This study examines four individual differences related to emotions (Machiavellianism, perspective taking, emotional understanding, and emotional management) and their effects on negotiation outcomes and strategy utilization at the individual and dyad level of analysis. It investigates which individual differences facilitate the use of emotional and cognitive negotiation tactics and which lead to higher levels of individual and joint gain, as well as viability and negotiation satisfaction. The study analyzes data collected from student dyads in a lab study that asked participants to negotiate with each other in the roles of job candidate or new manager. Results suggest that Machiavellianism enabled the use of more distributive and emotional strategies and the use of integrative strategies led to higher levels of individual and joint gain. Furthermore, males were found to perform better than females with regard to both negotiation outcomes and strategy utilization. Suggestions for future research on individual differences in negotiations are discussed as well as practical and theoretical implications of the research.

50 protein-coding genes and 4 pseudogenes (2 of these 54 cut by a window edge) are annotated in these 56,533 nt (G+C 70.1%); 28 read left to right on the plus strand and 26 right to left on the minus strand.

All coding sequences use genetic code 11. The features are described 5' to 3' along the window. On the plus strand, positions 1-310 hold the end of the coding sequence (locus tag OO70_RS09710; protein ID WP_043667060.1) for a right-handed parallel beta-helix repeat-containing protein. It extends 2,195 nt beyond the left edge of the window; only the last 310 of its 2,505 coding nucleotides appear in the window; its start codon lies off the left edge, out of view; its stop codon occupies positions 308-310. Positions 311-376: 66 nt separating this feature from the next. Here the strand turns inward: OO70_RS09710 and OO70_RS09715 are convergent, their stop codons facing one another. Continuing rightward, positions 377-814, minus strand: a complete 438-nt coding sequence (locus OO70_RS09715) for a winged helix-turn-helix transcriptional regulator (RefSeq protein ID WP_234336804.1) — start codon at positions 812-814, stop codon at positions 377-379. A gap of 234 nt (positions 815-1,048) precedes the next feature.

Nataliya Baytalskaya received her M.S. in I/O Psychology at Penn State University. Her research focuses on negotiation, innovation, and cross-cultural issues. Susan Mohammed is an associate professor of I/O Psychology at Penn State University. She received her Ph.D. from Ohio State University. Her research focuses on teams and decision making.